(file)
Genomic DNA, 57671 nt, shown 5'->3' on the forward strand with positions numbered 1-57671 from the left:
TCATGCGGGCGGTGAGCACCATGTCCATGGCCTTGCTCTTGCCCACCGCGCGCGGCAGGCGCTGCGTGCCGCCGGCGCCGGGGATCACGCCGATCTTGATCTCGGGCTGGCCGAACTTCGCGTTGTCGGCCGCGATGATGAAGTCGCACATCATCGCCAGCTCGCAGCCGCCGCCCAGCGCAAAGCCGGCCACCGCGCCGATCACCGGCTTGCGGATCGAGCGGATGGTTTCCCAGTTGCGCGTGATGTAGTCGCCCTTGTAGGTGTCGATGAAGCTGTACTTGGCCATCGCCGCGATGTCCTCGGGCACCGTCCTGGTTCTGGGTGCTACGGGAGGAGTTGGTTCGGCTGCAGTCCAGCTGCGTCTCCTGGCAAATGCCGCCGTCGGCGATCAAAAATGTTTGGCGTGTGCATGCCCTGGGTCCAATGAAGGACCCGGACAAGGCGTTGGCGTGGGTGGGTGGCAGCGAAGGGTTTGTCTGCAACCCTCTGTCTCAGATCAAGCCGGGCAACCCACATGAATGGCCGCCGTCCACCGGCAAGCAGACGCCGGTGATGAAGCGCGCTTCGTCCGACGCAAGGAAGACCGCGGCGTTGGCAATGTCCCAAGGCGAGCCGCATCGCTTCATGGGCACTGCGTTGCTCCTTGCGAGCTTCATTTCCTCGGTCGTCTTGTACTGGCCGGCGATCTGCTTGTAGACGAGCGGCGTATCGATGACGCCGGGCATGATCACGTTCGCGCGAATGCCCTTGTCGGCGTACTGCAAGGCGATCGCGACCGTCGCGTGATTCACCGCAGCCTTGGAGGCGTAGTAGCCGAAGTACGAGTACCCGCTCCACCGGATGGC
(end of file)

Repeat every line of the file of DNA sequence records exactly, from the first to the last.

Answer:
Genomic DNA, 57671 nt, shown 5'->3' on the forward strand with positions numbered 1-57671 from the left:
TCATGCGGGCGGTGAGCACCATGTCCATGGCCTTGCTCTTGCCCACCGCGCGCGGCAGGCGCTGCGTGCCGCCGGCGCCGGGGATCACGCCGATCTTGATCTCGGGCTGGCCGAACTTCGCGTTGTCGGCCGCGATGATGAAGTCGCACATCATCGCCAGCTCGCAGCCGCCGCCCAGCGCAAAGCCGGCCACCGCGCCGATCACCGGCTTGCGGATCGAGCGGATGGTTTCCCAGTTGCGCGTGATGTAGTCGCCCTTGTAGGTGTCGATGAAGCTGTACTTGGCCATCGCCGCGATGTCCTCGGGCACCGTCCTGGTTCTGGGTGCTACGGGAGGAGTTGGTTCGGCTGCAGTCCAGCTGCGTCTCCTGGCAAATGCCGCCGTCGGCGATCAAAAATGTTTGGCGTGTGCATGCCCTGGGTCCAATGAAGGACCCGGACAAGGCGTTGGCGTGGGTGGGTGGCAGCGAAGGGTTTGTCTGCAACCCTCTGTCTCAGATCAAGCCGGGCAACCCACATGAATGGCCGCCGTCCACCGGCAAGCAGACGCCGGTGATGAAGCGCGCTTCGTCCGACGCAAGGAAGACCGCGGCGTTGGCAATGTCCCAAGGCGAGCCGCATCGCTTCATGGGCACTGCGTTGCTCCTTGCGAGCTTCATTTCCTCGGTCGTCTTGTACTGGCCGGCGATCTGCTTGTAGACGAGCGGCGTATCGATGACGCCGGGCATGATCACGTTCGCGCGAATGCCCTTGTCGGCGTACTGCAAGGCGATCGCGACCGTCGCGTGATTCACCGCAGCCTTGGAGGCGTAGTAGCCGAAGTACGAGTACCCGCTCCACCGGATGGC